Student entrepreneurs share fresh perspectives at UMBC’s 9th annual Idea Competition

Published: Dec 5, 2018

Jood Ali (left), Jennifer Spiker, Eric Solender, and Michael Ogunsanya after the Idea Competition.

UMBC’s Idea Competition offers students from all fields an opportunity to present business ideas to a panel of expert judges and receive immediate feedback on moving from vision to reality.

The university’s Alex. Brown Center for Entrepreneurship hosts this competition each fall. This year’s event featured ten project finalists. Student teams had just three minutes each to sell the judges and the crowd on their innovative product and business ideas.

Vivian Armor, director of the Alex. Brown Center for Entrepreneurship, notes that the popular event now receives submissions from nearly every major across campus. Armor, herself an alumna of UMBC (‘73, American studies), shares, “I love seeing how creative our students are.”

While the Idea Competition can be intense, the organizers also focus on providing support for the emerging student entrepreneurs who participate. Local entrepreneurs on the judging panel don’t just evaluate the finalists’ ideas; they also provide advice on next steps.

The ideas presented this year ranged from technology to make schools safer from physical threats to wearable technologies that can help people in their daily activities. One team presented materials that can help clean up contaminant spills in the environment, while another shared homes built from 3D-printed materials.

Top prize: ReActive

Jood Ali ‘20, mechanical engineering, submitted an idea called ReActive, along with her project partner Nila Lahijan ‘19, biological sciences. ReActive combines electronic muscle stimulator technology with compression clothing. Ali shared how her personal experience with physical therapy inspired her to look closer at these two technologies, which aided her recovery from an injury. She wondered if they could be made more portable and wearable.

Jood Ali, left, is announced as the first place winner of the 2018 Idea Competition.

Ali described how electronic muscle stimulators deliver electrical current to the body through electrodes that are placed on the skin. Both these devices and compression clothing are commercially available, but, Ali noted, the technology has not been combined in this innovative way to help people receive the benefits of their physical therapy while on the go.

ReActive won both the first place prize ($750) and a special award for best presentation ($250). “I was confident of my presentation, but by no means was I expecting to win first place,” said Ali. “Sometimes, you have to have a little faith in yourself, and when that doesn’t work you just have to be okay with letting yourself be scared for a little while…because that’s the only way you’ll grow.”

Supporting healthy online communities

Michael Ogunsanya ‘21, mechanical engineering, and Eric Solender ‘21, information systems, presented MindStand Technologies, which works to foster healthy online communities by identifying and preventing harassment. Ogunsanya, Solender, and their team are using artificial intelligence informed by clinical psychology to determine the intent and content of messages, and flag concerning material. Their project earned the second place prize ($500) in the competition.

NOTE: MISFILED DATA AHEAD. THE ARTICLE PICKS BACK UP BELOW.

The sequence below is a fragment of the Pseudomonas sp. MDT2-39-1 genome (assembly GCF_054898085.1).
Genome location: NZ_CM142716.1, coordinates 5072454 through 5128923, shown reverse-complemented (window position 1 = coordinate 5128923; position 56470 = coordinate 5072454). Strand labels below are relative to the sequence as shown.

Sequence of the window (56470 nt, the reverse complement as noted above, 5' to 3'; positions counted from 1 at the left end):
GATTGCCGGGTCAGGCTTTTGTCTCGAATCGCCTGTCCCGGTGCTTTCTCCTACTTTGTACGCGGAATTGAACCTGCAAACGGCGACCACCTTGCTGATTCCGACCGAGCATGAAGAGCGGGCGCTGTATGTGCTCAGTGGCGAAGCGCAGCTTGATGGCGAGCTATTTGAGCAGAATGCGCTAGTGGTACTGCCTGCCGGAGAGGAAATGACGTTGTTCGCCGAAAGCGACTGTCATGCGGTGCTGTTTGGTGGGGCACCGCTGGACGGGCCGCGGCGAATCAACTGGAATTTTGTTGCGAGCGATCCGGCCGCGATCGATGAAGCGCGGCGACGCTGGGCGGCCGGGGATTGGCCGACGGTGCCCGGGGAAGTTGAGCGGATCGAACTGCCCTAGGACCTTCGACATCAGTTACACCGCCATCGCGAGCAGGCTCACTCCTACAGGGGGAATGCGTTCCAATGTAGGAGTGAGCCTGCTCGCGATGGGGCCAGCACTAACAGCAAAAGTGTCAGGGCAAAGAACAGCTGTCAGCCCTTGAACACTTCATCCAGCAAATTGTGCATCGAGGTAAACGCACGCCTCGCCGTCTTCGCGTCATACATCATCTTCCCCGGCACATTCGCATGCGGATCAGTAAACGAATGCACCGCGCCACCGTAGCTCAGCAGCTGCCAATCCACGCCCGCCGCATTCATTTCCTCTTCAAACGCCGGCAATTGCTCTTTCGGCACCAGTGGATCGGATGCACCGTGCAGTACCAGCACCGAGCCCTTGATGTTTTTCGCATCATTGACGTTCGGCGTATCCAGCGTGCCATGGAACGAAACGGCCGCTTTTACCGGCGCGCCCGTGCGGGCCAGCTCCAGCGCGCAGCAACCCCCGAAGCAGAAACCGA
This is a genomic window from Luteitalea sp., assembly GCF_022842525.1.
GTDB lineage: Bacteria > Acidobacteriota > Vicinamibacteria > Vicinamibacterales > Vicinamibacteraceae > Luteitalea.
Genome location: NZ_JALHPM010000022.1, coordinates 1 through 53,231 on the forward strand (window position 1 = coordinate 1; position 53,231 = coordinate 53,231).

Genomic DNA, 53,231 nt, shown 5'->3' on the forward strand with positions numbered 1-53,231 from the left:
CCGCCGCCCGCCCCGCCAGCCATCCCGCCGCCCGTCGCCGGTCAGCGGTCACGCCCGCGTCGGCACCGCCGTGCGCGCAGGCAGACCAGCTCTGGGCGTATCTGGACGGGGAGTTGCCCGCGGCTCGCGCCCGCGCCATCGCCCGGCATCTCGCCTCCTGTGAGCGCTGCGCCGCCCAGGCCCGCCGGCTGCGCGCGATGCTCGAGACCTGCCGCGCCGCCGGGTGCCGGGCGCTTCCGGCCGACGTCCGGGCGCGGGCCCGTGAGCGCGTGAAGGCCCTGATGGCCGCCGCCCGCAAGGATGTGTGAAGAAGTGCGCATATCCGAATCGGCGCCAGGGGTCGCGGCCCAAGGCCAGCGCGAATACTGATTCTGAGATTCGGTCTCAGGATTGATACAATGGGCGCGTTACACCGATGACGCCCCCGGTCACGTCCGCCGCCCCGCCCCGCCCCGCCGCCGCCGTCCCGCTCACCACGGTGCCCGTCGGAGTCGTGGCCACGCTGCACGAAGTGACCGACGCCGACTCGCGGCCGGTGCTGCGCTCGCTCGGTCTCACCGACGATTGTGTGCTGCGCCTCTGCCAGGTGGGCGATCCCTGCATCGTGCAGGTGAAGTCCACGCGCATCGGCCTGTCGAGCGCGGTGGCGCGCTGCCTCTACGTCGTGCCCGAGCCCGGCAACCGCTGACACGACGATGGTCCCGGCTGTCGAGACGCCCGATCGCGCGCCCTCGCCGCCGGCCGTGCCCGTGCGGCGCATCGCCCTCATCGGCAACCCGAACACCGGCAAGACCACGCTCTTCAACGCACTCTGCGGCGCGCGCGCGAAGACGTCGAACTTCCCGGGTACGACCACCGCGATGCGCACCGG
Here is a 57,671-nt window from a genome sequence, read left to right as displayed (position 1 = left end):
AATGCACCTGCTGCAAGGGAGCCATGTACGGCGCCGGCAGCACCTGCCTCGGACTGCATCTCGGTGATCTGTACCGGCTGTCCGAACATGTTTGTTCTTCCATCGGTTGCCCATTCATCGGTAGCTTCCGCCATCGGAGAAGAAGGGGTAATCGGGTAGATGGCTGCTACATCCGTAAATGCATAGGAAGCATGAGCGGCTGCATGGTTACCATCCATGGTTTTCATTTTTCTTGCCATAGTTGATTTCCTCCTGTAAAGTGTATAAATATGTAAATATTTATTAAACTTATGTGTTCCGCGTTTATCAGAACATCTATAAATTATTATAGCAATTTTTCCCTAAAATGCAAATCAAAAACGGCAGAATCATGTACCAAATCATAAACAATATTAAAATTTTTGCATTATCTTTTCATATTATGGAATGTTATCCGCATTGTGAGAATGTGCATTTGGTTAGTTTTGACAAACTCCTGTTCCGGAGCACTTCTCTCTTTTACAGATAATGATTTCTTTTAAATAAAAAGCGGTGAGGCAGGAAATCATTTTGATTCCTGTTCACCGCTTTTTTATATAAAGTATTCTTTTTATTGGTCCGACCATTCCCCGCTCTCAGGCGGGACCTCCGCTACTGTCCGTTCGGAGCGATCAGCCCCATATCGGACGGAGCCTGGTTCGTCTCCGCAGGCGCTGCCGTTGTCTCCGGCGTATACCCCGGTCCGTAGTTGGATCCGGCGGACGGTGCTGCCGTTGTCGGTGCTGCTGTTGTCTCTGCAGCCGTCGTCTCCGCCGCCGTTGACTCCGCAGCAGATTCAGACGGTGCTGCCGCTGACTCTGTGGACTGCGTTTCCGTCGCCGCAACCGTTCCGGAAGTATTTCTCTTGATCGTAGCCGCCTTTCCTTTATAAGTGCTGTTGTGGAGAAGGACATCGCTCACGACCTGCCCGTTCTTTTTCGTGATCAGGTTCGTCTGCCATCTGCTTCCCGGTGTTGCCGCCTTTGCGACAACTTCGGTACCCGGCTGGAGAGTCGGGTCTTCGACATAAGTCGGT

Eric Solender, right, answers questions from the audience during the competition.

The students shared that a key distinction between MindStand and its competitors is the ability to process full-length conversations, rather than relying on keyword searches to flag cyberbullying and harassment. They explained that the technology they are developing can also get professionals and administrators involved, through interactive dashboards and email notifications, to address bullying behaviors. Solender and Ogunsanya are working with UMBC’s Division of Information Technology to explore implementing the MindStand Technology on the myUMBC platform.

“Participating in the Idea Competition gave me the confidence and drive to apply the lessons I’ve learned in entrepreneurship classes,” said Ogunsanya. “It’s amazing seeing so many innovators gather together to support one another and help turn our dreams into careers. Seeing faces in the crowd light up as I explain the months of work I’ve put into my venture created a drive in me to finish what I’ve started and truly disrupt the tech industry.”

Affordable housing through new technology 

Jen Spiker ‘21, information systems, presented her business idea, 3D Printed Home, which won the third place prize ($250) in the competition. Inspired by how the military is using 3D printing technologies to construct barracks, she developed a proposal for printing homes in as little as 24 hours and for the price of a car. Spiker hopes her work can help reduce homelessness and expand affordable housing options in the United States.

Jennifer Spiker, left, answers questions during the competition.

The business pitches were judged by Sean Booker ‘04, computer engineering, president and CEO of Booker DiMaio; Eli Senter ‘01, political science, president and CEO of 4S-Solutions, LLC; and Paula Kipperman, president of United World Technologies, LLC, located in bwtech.

To other student entrepreneurs considering this type of competition, “I would say go for it,” Solender shares. “You’ll get great feedback on presenting, find out if your idea is viable, and get to see all of the other cool things students at UMBC are doing.”

Banner image: Jood Ali (left), Jennifer Spiker, Eric Solender, and Michael Ogunsanya  after the Idea Competition. All photos by Marlayna Demond ’11 for UMBC. 

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